Since then, our relationship has continued to grow stronger. Not because we spend more time together, but because of the quality of time we spend together. As I work outside of the home for 40 hours / week and Bonnie works as a stay at home mom 168 hours / week, there is no way for me to have the same type of relationship with Lex that she does. Despite the fact that I only do two things in life: 1) Go to work and 2) Come home and play with kids,. It’s just not possible, and that’s that I don’t work long hours. I’m home everyday by 5:00pm and my work never takes me out of town. Even so, I still only get to see the kids for about three and a half hours a day before they have to go to bed.
As this isn’t much time, I have to be intentional about we spend it and make sure that it’s quality time. Whether we’re out for a bike ride to the park or playing in the back yard or going for a walk or going out for ice cream or wrestling or dancing a reading books or playing legos… Our time has to be focused.
Unfortunately, being a Papa isn’t all fun and games. Though my roles include Provider, Protector, and Leader, also included is the role of Disciplinarian. Yes, Bonnie is strict and does a fantastic job of keeping the kids in line, but her voice is no where near as deep or as loud as mine and because she spends so much time with the kids it’s almost impossible for her to be the “bad cop”. So by default, when necessary, it’s usually my job to put the foot down.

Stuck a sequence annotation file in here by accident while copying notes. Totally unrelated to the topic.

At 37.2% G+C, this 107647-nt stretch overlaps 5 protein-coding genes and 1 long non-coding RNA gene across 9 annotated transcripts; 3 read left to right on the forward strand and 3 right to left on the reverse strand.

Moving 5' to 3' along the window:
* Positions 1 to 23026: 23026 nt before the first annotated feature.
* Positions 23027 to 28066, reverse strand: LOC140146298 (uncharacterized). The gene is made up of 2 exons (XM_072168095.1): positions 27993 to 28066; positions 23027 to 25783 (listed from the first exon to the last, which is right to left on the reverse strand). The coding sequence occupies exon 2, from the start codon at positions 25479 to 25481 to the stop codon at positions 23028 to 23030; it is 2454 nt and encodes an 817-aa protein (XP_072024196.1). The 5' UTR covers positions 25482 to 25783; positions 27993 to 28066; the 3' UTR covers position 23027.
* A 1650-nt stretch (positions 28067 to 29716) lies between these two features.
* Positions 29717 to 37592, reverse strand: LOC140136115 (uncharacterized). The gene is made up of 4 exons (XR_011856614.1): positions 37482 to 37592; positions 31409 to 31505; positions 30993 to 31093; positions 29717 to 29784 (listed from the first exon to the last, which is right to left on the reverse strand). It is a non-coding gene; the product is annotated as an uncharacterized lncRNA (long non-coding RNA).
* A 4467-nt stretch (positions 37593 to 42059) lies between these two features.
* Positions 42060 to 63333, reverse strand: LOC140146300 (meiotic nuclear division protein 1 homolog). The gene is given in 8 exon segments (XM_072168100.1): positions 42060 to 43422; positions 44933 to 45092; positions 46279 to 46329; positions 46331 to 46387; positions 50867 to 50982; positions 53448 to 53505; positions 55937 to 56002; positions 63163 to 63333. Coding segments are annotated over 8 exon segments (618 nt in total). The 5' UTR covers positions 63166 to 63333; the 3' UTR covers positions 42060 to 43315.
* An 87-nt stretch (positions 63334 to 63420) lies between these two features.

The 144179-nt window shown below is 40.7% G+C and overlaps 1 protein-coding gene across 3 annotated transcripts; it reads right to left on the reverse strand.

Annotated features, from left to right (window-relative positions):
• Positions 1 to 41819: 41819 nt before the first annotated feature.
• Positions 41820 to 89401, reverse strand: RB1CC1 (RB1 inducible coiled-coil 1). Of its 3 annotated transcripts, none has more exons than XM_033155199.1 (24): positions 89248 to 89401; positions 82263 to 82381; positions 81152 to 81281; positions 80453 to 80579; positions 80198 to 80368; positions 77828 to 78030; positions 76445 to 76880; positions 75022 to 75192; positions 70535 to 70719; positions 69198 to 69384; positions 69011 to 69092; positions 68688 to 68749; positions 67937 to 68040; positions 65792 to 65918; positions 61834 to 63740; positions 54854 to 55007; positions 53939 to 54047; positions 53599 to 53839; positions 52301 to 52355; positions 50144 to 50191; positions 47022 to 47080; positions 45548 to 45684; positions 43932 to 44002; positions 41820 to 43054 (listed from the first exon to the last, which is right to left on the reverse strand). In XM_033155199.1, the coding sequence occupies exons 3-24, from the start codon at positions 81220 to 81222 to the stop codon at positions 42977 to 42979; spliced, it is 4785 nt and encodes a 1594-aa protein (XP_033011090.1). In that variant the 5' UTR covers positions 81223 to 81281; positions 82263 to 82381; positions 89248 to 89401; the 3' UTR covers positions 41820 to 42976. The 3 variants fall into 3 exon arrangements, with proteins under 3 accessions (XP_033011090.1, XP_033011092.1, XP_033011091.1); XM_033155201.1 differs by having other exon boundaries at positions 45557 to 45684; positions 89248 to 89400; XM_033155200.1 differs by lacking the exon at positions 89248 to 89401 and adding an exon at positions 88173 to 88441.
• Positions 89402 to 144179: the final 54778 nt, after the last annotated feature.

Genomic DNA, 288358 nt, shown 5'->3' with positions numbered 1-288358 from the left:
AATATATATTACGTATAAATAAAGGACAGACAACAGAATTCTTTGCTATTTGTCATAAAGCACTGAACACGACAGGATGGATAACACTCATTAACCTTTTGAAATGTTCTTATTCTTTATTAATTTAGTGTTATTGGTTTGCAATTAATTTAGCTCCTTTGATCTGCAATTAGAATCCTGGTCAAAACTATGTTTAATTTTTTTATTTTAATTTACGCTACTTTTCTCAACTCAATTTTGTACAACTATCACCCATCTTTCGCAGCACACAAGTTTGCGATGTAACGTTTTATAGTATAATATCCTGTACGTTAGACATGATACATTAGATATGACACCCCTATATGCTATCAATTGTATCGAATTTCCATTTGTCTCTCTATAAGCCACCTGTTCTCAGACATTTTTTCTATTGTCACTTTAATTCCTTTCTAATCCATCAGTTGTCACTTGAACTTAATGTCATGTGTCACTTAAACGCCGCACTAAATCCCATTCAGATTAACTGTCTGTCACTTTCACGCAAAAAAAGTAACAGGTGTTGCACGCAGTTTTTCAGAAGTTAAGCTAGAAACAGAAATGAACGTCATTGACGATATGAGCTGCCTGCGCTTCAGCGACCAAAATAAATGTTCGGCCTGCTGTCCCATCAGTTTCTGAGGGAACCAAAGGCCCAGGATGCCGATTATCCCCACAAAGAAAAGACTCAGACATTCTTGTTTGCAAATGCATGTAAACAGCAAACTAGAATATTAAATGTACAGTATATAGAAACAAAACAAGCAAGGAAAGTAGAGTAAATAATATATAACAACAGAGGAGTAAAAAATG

This is a tough role, but it has to be done. It’s tough because my time with the kids is already limited and I hate to spend the little time I do have correcting them, but the fact remains that it has to be done. As much as I’d like to be their best friends, that’s not my primary job. My job is to teach them to love God and their neighbor through my words and my actions and when they aren’t behaving in that loving manner, they have to be corrected. Either I do it now, or the local law enforcement officers will do it later.
That said, my job as a father is a balance, much of it behind the scenes. I go to work and provide for the family, I mow the lawn and take out the trash so we all have a clean place to play and live, I lead by example, I sacrifice regularly, and I raise my voice when I have to. This all grants me the honor of dances in the kitchen, wrestling matches in the living room, bike rides through the park, and the big piece of chicken at dinner.
And I’ve never been happier.